"I have stood in front of men with guns and stopped them from beating women," he said. "I have stopped robberies. I have gone up a tower and pulled a man away from a 50,000-volt line." Then he lectured the judge on the environment: "I don't want my species to die. I don't want my kids to die," he said. "We are in the process of suicide. It's all legal, but it's suicide."
The prosecutor wanted Davis to be remanded to jail immediately. Broomfield, however, was taken with Davis' grandiloquence and gave him 17 days to report to prison. Furthermore, he gave Davis a sentence that would allow him to be paroled at any time during his jail term, based on the recommendation of the Parole Commission.
Says his lawyer, Jim Larson, "He got precisely the opposite." Even discounting the judge's leniency, commission guidelines would allow for Davis' release after serving 12 to 18 months of the six-year sentence; he has served 15 already.
Davis concedes that he deserved some jail time. "I was aware that what I was doing was illegal, and I felt it was a necessary thing to do to get a point across. And I was also aware that there was a penalty within the law. But I thought they would play by their own rules."
In a May hearing, the Parole Commission recommended he serve at least 30 months because of his leadership role in the conspiracy and because he would likely have continued his eco-terrorism--despite his excellent standing in the community, including having established a Phoenix drug-rehabilitation program. In September, when his paperwork came through after a second hearing, the commission ordered him to "serve to expiration," meaning he'd do at least four years. When his lawyers wrote for copies of his parole file, they found an edited transcript of the bond-hearing testimony about nuclear meltdown (testimony that had been discounted) along with a long but irrelevant manuscript from the Nuclear Regulatory Commission titled "Loss of Vital AC Power and Residual Heat Removal Systems During Mid-Loop Operations at Vogtle Unit #1 on March 20, 1990," an account of a nuclear shutdown where, as Davis says, "Some poor schmuck in a pickup truck backed into a power pole on the grounds of a reactor" somewhere in Georgia.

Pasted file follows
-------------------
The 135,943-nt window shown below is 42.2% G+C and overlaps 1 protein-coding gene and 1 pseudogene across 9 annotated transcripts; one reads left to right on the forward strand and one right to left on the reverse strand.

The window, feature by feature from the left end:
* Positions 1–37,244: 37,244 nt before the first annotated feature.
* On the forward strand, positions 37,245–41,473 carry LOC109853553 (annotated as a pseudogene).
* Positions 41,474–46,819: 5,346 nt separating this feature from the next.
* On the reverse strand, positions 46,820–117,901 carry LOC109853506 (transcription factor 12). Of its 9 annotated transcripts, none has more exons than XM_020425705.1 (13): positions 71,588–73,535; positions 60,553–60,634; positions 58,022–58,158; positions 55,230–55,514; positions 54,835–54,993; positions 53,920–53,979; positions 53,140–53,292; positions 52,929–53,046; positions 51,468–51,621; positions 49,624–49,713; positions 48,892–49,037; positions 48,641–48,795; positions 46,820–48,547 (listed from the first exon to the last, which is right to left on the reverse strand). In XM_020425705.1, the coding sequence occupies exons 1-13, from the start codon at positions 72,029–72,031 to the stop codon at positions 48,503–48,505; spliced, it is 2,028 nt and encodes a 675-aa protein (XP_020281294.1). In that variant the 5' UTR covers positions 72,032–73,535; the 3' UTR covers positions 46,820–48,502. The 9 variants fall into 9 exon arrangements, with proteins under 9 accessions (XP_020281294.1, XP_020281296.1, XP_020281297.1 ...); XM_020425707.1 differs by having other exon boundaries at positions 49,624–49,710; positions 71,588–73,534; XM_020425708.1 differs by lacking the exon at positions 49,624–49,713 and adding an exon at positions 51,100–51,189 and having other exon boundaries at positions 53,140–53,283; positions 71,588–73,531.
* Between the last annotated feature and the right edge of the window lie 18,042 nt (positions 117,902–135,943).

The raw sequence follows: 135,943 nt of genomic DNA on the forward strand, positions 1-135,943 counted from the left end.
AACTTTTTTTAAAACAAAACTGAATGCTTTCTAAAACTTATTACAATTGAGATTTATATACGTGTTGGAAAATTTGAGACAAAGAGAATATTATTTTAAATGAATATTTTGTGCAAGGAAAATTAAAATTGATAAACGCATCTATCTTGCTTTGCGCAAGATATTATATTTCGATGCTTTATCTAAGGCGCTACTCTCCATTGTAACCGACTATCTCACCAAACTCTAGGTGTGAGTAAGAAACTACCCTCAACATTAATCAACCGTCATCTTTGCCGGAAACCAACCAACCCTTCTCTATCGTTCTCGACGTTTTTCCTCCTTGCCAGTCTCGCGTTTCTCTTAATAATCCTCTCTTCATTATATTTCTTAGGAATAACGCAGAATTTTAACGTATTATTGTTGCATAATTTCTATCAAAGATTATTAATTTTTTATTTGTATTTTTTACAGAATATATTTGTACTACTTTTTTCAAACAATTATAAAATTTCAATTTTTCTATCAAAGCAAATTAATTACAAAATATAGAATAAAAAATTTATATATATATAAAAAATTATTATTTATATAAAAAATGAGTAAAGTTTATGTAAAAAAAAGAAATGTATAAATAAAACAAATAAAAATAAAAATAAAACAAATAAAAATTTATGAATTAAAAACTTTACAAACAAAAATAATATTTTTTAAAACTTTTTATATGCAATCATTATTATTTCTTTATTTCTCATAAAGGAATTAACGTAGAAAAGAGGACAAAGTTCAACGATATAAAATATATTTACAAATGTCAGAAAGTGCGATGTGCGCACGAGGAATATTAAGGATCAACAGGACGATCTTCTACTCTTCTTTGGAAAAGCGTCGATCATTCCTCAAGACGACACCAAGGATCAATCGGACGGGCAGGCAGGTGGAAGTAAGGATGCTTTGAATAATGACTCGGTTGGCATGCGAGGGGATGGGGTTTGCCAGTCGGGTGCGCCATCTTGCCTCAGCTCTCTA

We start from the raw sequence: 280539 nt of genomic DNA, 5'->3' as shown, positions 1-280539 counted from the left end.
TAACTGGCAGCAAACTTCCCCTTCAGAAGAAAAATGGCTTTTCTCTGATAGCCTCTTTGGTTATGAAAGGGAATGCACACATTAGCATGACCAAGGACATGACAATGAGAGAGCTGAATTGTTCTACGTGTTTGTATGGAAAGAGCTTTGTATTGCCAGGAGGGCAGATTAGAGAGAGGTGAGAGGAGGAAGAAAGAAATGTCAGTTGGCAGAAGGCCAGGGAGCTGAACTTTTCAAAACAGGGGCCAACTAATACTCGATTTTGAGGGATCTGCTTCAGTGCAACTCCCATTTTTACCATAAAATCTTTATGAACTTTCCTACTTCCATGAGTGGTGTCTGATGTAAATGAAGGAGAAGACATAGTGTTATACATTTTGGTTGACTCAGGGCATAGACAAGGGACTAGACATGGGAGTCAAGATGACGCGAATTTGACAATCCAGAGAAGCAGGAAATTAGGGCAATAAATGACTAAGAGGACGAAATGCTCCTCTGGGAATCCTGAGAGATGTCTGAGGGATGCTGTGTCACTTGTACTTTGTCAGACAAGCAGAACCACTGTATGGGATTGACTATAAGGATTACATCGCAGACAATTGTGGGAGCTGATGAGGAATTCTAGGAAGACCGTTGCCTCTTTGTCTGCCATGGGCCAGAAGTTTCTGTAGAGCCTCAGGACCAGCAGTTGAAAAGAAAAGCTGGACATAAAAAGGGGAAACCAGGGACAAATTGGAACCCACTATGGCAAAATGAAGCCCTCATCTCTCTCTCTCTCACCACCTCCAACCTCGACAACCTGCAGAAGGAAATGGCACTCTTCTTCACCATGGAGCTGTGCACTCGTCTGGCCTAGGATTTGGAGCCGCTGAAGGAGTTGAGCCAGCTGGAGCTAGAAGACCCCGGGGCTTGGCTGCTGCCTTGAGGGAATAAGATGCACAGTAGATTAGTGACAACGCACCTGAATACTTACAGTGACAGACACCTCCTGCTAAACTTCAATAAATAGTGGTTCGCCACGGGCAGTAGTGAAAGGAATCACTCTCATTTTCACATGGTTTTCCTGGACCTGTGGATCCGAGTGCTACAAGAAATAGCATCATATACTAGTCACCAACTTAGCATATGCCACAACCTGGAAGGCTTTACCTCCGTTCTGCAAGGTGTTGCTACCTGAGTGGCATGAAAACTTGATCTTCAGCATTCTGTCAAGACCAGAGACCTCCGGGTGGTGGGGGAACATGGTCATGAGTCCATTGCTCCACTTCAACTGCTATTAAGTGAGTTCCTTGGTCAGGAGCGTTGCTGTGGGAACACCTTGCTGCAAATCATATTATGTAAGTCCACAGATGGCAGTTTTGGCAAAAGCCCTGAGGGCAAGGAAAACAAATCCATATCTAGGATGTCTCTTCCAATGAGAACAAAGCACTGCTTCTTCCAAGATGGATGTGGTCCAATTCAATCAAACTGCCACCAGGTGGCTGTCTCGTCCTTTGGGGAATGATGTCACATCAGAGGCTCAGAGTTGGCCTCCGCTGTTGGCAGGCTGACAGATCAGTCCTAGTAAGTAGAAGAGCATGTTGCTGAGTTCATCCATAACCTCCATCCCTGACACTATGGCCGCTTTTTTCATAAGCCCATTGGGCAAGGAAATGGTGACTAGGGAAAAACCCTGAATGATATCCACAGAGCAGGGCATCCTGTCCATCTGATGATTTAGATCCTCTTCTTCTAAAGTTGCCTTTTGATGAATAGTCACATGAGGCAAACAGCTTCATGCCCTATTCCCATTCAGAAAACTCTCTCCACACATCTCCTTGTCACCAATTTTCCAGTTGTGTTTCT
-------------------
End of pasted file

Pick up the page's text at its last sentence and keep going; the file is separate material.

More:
Says Larson, "[The Parole Commission] apparently wants to hammer him for his politics, and so they were looking for a reason to do it. We eliminated that reason and they did it, anyway."
Davis adds, "In other words, because of things I might have done, they're going to recommend that I do the full four years." Officials for the Dallas regional office of the U.S. Parole Commission, which has jurisdiction over Davis' case, refuse to comment on its decisions as a matter of policy.
Davis swears that he is through with monkeywrenching, but seems otherwise unrepentant, still referring to his crimes as "sort of an expanded civil disobedience." He's doing his time in a minimum-security camp in Boron, California, where, he says, "the wussy prisoners go." He worries about his daughters, ages 12 and 14. In letters to friends on the outside, he describes his longing for the Sonoran Desert as "like the ache a teenager gets when his girlfriend's gone for the summer."
He may not see it for some time. "You've got to understand that I'm in here for vandalism," he tells New Times. "The average sentence for murder served in this country is six years. I'm going to do four years for $5,000 worth of vandalism. They can not only take charges that have been dismissed, they can take charges a jury has found you innocent of. They can take hearsay evidence that you might have been involved in other stuff. This is Kafka-land!"
Or Officer Obie-land.